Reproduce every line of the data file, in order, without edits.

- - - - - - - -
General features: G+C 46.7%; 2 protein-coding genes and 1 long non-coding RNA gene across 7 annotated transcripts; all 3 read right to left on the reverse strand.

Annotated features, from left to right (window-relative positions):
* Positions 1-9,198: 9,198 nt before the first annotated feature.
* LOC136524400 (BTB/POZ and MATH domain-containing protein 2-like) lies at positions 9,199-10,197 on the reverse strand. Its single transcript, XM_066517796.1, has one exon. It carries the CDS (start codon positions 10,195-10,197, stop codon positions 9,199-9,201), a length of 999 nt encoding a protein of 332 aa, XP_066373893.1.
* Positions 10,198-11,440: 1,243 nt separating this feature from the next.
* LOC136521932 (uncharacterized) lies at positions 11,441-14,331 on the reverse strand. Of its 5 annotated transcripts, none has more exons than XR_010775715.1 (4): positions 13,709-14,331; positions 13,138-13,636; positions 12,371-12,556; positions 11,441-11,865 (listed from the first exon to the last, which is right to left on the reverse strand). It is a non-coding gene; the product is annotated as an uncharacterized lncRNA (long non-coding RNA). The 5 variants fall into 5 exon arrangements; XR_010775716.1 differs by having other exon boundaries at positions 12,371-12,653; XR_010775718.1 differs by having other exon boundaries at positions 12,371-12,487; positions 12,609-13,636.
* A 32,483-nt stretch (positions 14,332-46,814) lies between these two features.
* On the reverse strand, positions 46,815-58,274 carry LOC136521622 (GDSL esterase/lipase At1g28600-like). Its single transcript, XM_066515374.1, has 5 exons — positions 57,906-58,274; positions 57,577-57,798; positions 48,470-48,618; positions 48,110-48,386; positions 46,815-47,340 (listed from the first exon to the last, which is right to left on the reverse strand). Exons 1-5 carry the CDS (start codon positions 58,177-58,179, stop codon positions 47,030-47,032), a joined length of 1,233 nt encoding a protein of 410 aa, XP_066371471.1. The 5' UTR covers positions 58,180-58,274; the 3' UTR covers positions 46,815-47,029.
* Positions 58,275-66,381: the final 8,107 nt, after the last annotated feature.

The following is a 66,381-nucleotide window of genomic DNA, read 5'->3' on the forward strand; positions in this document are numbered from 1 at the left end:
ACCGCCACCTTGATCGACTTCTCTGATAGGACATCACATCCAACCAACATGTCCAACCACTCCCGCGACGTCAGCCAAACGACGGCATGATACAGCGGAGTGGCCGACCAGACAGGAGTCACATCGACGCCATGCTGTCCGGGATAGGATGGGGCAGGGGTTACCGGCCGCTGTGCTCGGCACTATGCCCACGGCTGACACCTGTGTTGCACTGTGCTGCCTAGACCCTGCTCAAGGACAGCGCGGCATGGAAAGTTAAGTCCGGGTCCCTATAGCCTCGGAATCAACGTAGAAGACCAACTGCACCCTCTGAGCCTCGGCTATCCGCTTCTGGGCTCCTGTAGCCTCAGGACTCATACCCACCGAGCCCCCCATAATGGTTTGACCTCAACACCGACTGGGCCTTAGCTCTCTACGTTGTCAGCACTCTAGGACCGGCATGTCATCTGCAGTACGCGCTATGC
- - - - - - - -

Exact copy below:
General features: G+C 46.7%; 2 protein-coding genes and 1 long non-coding RNA gene across 7 annotated transcripts; all 3 read right to left on the reverse strand.

Annotated features, from left to right (window-relative positions):
* Positions 1-9,198: 9,198 nt before the first annotated feature.
* LOC136524400 (BTB/POZ and MATH domain-containing protein 2-like) lies at positions 9,199-10,197 on the reverse strand. Its single transcript, XM_066517796.1, has one exon. It carries the CDS (start codon positions 10,195-10,197, stop codon positions 9,199-9,201), a length of 999 nt encoding a protein of 332 aa, XP_066373893.1.
* Positions 10,198-11,440: 1,243 nt separating this feature from the next.
* LOC136521932 (uncharacterized) lies at positions 11,441-14,331 on the reverse strand. Of its 5 annotated transcripts, none has more exons than XR_010775715.1 (4): positions 13,709-14,331; positions 13,138-13,636; positions 12,371-12,556; positions 11,441-11,865 (listed from the first exon to the last, which is right to left on the reverse strand). It is a non-coding gene; the product is annotated as an uncharacterized lncRNA (long non-coding RNA). The 5 variants fall into 5 exon arrangements; XR_010775716.1 differs by having other exon boundaries at positions 12,371-12,653; XR_010775718.1 differs by having other exon boundaries at positions 12,371-12,487; positions 12,609-13,636.
* A 32,483-nt stretch (positions 14,332-46,814) lies between these two features.
* On the reverse strand, positions 46,815-58,274 carry LOC136521622 (GDSL esterase/lipase At1g28600-like). Its single transcript, XM_066515374.1, has 5 exons — positions 57,906-58,274; positions 57,577-57,798; positions 48,470-48,618; positions 48,110-48,386; positions 46,815-47,340 (listed from the first exon to the last, which is right to left on the reverse strand). Exons 1-5 carry the CDS (start codon positions 58,177-58,179, stop codon positions 47,030-47,032), a joined length of 1,233 nt encoding a protein of 410 aa, XP_066371471.1. The 5' UTR covers positions 58,180-58,274; the 3' UTR covers positions 46,815-47,029.
* Positions 58,275-66,381: the final 8,107 nt, after the last annotated feature.

The following is a 66,381-nucleotide window of genomic DNA, read 5'->3' on the forward strand; positions in this document are numbered from 1 at the left end:
ACCGCCACCTTGATCGACTTCTCTGATAGGACATCACATCCAACCAACATGTCCAACCACTCCCGCGACGTCAGCCAAACGACGGCATGATACAGCGGAGTGGCCGACCAGACAGGAGTCACATCGACGCCATGCTGTCCGGGATAGGATGGGGCAGGGGTTACCGGCCGCTGTGCTCGGCACTATGCCCACGGCTGACACCTGTGTTGCACTGTGCTGCCTAGACCCTGCTCAAGGACAGCGCGGCATGGAAAGTTAAGTCCGGGTCCCTATAGCCTCGGAATCAACGTAGAAGACCAACTGCACCCTCTGAGCCTCGGCTATCCGCTTCTGGGCTCCTGTAGCCTCAGGACTCATACCCACCGAGCCCCCCATAATGGTTTGACCTCAACACCGACTGGGCCTTAGCTCTCTACGTTGTCAGCACTCTAGGACCGGCATGTCATCTGCAGTACGCGCTATGC